Well that’s it for Season 1 of His Dark Materials and this pretty much closes out the story that was told in the first book Northern Lights, or for the US, The Golden Compass. Talking of which, the movie version of The Golden Compass was slated by many fans, myself included, for not including the proper ending of this book in the movie, probably because they felt it was a little too controversial. But we love a bit of controversial drama right, and we have it in spades in Episode 8 titled ‘Betrayal’ for many good reasons.
After finding her father finally, Lyra is a little shocked as to why he is so unwelcoming to her, after all, like the Alethiometer told here, she had to bring something to her Father Lord Asriel, and whilst Lyra simply assumed that meant the Alethiometer. However, little does Lyra know that she brought exactly what Asriel needs to him, and with it, he will attempt to open a gateway to other worlds under the light show of the Aurora Borealis, the Northern Lights.
Time is short as Mrs Coulter and the Magisterium forces are on their way to Asriel laboratory to stop him at all costs. A climactic confrontation on a cold dark mountain awaits Lyra, Asriel, Coulter and Roger. After which, we will start to learn the true nature of the story developing in His Dark Materials, a war against the authority aka God.
Was it any good?
Oh yes, this was for me far and away the best episode of Season 1 by a mile and I already gave one episode this Season an A+. Adaptations are a tricky thing, as you sometimes have to cut things out that don’t translate as well to film, and sometimes, because of this, you have to add in details that were not in the book. Most adaptations get both of these aspects wrong — they cut out important details and add in details which don’t help the story along. His Dark Materials itself has been guilty on both charges so far this season, but never to the point of ruining the story. However, in ‘Betrayal’ it feels like the best moments are lifted straight from the pages and the additional details added for once actually aid the story being told and complement what happened in the books, and that is a rare beast I find.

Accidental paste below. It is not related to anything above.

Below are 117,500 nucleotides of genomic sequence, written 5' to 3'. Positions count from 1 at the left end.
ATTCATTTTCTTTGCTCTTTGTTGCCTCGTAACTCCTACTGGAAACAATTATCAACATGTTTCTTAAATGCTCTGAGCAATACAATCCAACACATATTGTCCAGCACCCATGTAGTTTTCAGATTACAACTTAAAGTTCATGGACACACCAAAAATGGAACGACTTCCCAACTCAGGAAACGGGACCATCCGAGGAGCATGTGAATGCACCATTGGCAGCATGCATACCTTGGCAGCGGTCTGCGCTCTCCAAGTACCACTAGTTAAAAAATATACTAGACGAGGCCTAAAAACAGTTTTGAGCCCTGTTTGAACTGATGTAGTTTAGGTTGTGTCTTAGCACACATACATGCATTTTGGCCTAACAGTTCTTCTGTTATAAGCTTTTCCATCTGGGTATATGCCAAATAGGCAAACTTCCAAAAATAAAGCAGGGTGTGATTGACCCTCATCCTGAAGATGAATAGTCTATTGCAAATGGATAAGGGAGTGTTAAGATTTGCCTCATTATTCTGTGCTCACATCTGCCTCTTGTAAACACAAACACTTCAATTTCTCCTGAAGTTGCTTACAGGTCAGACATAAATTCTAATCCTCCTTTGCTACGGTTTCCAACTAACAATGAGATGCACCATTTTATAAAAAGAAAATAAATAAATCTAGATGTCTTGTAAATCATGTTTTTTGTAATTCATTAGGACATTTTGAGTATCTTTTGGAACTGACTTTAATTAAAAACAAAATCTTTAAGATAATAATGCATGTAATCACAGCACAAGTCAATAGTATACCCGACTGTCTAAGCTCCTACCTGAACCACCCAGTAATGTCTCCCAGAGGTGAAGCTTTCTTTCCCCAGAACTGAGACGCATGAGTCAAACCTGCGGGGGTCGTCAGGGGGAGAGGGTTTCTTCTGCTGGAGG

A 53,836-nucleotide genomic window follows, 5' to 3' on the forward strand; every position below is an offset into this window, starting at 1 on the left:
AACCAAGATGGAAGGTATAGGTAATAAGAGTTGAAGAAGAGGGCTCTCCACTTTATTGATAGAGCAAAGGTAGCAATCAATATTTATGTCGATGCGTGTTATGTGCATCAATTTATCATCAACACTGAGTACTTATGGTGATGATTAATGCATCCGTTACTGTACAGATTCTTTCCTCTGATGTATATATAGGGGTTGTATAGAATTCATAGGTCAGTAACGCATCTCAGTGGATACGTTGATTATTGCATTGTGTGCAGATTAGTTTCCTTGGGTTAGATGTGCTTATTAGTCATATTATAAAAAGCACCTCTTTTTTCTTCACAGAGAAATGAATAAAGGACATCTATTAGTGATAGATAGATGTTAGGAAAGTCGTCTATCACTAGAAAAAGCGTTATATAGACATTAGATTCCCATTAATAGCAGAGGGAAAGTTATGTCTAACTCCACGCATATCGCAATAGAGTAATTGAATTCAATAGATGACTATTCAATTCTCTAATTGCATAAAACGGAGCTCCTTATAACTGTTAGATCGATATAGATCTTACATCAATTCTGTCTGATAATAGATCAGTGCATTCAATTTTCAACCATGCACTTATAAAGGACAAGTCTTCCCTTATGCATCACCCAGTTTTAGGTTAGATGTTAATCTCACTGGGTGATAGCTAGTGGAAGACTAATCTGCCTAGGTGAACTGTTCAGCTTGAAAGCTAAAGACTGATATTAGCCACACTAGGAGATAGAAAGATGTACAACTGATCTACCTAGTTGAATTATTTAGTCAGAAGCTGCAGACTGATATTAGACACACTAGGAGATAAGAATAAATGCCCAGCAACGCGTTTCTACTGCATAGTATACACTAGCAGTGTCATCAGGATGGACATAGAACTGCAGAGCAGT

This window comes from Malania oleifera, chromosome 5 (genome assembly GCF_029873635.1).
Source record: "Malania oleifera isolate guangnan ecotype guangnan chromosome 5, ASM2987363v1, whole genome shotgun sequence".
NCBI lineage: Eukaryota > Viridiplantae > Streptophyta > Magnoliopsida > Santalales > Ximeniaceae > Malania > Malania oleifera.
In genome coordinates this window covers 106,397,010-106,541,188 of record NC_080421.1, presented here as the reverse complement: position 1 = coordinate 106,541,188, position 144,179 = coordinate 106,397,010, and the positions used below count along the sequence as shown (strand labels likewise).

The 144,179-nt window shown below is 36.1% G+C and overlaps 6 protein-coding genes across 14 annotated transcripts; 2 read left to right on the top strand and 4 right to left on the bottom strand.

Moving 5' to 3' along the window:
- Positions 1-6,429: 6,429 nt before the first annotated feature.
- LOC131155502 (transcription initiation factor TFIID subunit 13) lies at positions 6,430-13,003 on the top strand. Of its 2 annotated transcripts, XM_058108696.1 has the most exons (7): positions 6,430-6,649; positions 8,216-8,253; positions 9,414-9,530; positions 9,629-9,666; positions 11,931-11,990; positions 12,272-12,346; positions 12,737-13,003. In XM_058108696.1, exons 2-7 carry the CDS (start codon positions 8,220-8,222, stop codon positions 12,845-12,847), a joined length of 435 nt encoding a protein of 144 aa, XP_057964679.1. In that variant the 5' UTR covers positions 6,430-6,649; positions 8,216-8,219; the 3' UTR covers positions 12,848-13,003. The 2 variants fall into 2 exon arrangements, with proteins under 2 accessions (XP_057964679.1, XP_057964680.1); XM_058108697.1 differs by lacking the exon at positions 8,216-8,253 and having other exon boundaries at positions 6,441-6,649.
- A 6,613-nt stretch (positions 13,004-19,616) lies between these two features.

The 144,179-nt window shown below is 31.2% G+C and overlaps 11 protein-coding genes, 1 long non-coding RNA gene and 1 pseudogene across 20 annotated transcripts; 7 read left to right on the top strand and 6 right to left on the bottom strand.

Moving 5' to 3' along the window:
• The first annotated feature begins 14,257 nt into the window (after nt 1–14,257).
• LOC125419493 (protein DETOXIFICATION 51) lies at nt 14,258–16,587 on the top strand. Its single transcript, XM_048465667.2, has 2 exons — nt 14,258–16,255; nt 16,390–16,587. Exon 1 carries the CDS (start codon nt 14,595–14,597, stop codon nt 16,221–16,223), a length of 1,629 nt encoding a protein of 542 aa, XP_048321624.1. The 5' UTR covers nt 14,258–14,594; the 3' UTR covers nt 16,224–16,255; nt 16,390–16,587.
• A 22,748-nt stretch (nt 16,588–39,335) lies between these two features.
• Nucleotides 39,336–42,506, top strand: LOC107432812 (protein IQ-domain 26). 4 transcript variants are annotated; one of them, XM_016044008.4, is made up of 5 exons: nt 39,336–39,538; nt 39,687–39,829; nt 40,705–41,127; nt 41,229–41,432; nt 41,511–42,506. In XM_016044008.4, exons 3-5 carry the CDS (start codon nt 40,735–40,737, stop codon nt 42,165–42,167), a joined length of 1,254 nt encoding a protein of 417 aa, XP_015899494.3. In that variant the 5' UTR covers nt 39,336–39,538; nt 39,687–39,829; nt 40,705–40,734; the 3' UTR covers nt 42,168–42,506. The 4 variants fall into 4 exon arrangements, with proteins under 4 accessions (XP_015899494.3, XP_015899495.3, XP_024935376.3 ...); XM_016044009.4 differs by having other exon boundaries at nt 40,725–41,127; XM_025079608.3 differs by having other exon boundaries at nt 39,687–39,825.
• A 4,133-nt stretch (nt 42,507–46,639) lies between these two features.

This is a slower episode than the last few, and it excels because of that, some of the best scenes are the quiet moments of conversation between McAvoy’s Asriel and Keen’s Lyra. This episode is all about the character work and the performances and everyone is on top form. For a start, we get to see more of Asriel and what kind of character he is and what his goals are in this episode and McAvoy is excellent. The scene between Asriel and Lyra where they discuss Dust is probably my favourite singular moment of the entire Season so far, and it’s just a chat between father and daughter, if you could call Asriel a father that is. There is another great moment at the very end between Asriel and Coulter, which sort of clarifies the relationship between these two parents of the year (sarcasm).
I also have to mention the visuals of this episode as they were absolutely stunning, the whole thing set against the Aurora Borealis in the North, and then the energy that Asriel uses to split a hole in between universes is just brilliant. The opening looks like someone has placed an infinite number of many colored threads and pulled them tight to the ground like a curtain. As characters walked through, I got that feeling of a thousand different worlds lying on top of one another, which is of course, exactly what it is supposed to represent. Honestly, spectacular visuals in this one.